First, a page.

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Stenhouse Touts Diplomacy, Business Development in Mayoral Bid

{CREDIT: Courtesy Susan Stenhouse] Republican mayoral candidate Susan Stenhouse.
{CREDIT: Courtesy Susan Stenhouse] Republican mayoral candidate Susan Stenhouse.

Editor’s note: This article has been edited to correct an error describing how a volunteer became involved in a press conference announcing the Snow Angels program in Cranston. 

WARWICK, RI — Republican mayoral candidate Susan Stenhouse hopes her long public service, including a bipartisan Warwick City Council tenure, will persuade voters to let her heal the school-city rift and grow the economy.

First, she knows, she must address questions about the last press conference she organized as executive director of Cranston’s Senior Enrichment Center, a staged event she says she’ll never repeat.

The event cost the politician her job and scuttled her program, Snow Angels, organized to aid seniors unable to shovel snow off their sidewalks.

Stenhouse said the event, featuring a man costumed as a elderly woman wearing a name tag sticker labeled “Cranston citizen,” and artificial snow trucked to the site, was meant as a representation of what her program would accomplish, and was not intended to deceive.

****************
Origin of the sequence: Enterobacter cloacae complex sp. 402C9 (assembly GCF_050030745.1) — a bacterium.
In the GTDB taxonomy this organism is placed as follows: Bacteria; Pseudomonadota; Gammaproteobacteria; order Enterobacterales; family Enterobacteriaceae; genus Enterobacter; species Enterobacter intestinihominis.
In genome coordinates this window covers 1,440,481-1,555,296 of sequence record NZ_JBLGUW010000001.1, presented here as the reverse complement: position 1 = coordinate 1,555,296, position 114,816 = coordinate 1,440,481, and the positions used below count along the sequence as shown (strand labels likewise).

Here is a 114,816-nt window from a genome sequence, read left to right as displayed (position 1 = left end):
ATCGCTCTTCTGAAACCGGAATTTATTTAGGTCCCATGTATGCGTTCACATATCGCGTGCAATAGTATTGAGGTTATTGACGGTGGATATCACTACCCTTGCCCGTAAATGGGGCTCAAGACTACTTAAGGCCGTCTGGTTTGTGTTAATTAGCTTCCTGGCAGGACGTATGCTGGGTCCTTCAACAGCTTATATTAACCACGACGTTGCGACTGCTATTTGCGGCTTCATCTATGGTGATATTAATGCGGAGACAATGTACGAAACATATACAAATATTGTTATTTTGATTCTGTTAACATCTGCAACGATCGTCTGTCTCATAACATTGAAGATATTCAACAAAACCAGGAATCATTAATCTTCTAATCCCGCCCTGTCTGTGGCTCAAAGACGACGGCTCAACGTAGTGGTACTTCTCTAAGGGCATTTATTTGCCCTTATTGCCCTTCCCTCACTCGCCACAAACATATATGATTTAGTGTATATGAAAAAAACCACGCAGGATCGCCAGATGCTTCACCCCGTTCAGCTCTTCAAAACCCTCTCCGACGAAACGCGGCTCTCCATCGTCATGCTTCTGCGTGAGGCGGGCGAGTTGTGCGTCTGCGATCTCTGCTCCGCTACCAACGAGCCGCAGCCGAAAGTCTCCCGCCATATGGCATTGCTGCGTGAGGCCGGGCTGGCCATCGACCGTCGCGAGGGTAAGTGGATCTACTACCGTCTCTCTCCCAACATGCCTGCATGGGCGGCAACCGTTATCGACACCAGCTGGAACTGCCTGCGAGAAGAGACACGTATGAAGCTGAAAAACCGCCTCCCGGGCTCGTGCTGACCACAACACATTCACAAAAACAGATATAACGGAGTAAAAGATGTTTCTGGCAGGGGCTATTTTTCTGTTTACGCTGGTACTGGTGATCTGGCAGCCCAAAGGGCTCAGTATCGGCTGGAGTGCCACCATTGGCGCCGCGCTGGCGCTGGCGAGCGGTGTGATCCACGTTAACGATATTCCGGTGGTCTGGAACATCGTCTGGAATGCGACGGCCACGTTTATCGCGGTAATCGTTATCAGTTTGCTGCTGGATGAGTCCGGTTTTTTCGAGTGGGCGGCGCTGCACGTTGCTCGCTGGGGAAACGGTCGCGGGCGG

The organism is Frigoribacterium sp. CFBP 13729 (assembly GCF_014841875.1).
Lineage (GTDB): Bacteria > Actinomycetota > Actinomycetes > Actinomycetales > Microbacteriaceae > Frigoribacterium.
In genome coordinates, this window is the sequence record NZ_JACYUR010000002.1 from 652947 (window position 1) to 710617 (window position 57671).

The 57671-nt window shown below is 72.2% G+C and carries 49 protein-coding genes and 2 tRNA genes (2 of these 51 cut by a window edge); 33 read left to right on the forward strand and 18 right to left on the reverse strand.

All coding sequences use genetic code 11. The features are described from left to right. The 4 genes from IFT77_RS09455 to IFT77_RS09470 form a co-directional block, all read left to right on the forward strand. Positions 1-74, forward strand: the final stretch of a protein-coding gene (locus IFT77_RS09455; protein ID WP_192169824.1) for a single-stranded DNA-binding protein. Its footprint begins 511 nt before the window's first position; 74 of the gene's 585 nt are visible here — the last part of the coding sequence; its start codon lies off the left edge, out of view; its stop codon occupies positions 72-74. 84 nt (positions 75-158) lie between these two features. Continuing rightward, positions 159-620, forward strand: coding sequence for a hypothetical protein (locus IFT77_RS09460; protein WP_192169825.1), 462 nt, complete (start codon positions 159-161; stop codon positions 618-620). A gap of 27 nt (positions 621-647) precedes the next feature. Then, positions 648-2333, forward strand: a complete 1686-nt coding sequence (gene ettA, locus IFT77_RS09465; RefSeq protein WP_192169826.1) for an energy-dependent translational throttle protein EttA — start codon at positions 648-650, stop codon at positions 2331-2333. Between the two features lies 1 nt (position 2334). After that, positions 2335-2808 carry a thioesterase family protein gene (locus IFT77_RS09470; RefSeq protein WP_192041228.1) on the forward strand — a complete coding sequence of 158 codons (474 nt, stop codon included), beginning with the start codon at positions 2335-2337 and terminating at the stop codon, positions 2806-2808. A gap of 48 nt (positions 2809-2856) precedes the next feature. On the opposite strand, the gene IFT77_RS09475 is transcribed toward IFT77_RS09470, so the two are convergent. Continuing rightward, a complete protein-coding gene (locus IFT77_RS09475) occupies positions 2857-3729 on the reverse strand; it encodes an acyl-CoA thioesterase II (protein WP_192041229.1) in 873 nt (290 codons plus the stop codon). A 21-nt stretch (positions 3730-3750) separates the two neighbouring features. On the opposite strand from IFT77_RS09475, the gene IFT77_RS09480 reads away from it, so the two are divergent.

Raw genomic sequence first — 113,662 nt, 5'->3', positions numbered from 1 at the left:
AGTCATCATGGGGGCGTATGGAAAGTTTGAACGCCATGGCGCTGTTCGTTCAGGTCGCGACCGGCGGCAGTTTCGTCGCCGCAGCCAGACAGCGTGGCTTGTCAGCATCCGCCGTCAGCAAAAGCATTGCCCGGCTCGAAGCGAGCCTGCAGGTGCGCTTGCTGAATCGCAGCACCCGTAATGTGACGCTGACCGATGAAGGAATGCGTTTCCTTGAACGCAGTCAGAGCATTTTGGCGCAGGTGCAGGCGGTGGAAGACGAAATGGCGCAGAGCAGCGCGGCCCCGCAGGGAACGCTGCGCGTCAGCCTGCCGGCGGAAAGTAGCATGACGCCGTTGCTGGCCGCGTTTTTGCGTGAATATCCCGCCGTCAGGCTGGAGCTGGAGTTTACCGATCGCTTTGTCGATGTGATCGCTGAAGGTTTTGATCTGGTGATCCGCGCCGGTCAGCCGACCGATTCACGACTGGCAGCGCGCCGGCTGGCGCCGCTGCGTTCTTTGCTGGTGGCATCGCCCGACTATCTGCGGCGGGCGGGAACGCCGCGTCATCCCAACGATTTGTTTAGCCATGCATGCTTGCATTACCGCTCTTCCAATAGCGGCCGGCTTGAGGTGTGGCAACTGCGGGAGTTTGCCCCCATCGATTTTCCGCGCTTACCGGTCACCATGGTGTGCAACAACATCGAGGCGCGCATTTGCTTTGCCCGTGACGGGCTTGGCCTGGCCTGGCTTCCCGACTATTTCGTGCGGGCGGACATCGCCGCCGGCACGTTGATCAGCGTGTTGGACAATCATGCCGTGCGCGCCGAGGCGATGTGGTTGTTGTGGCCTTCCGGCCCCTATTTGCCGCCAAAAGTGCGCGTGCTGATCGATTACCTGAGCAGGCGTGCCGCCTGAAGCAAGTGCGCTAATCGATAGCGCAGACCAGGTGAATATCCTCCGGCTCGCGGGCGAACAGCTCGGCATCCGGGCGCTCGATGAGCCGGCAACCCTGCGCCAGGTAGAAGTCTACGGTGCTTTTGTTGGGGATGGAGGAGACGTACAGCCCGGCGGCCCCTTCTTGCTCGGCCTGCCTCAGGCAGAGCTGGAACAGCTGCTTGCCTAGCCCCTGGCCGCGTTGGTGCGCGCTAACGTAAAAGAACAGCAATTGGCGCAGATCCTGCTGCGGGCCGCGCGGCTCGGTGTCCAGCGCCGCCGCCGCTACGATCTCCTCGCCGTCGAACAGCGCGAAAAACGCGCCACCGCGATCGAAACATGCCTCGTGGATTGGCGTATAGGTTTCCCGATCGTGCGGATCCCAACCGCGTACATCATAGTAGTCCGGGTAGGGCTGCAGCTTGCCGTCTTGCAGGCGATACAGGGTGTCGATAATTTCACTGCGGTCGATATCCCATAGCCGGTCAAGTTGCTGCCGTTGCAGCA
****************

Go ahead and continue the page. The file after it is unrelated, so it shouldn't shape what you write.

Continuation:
While she was organizing the conference, she said, the woman she’d intended to involve as a representative of the elders in need of the program, which would’ve used Cranston high school students fulfilling their school public service curriculum requirement, backed out of being part of the event because she didn’t want to be portrayed as frail, and in need of help.

So, Stenhouse said, when her colleagues were made aware of the situation, one volunteered.

“I was told he had dressed up at other events and the seniors loved him,” Stenhouse said. She accepted the offer of his help. The snow was trucked in from the local ice rink because there was no snow on the ground at the time. Each element had been intended to illustrate the work she intended to accomplish, she said.

“There was no intention to deceive,” Stenhouse said.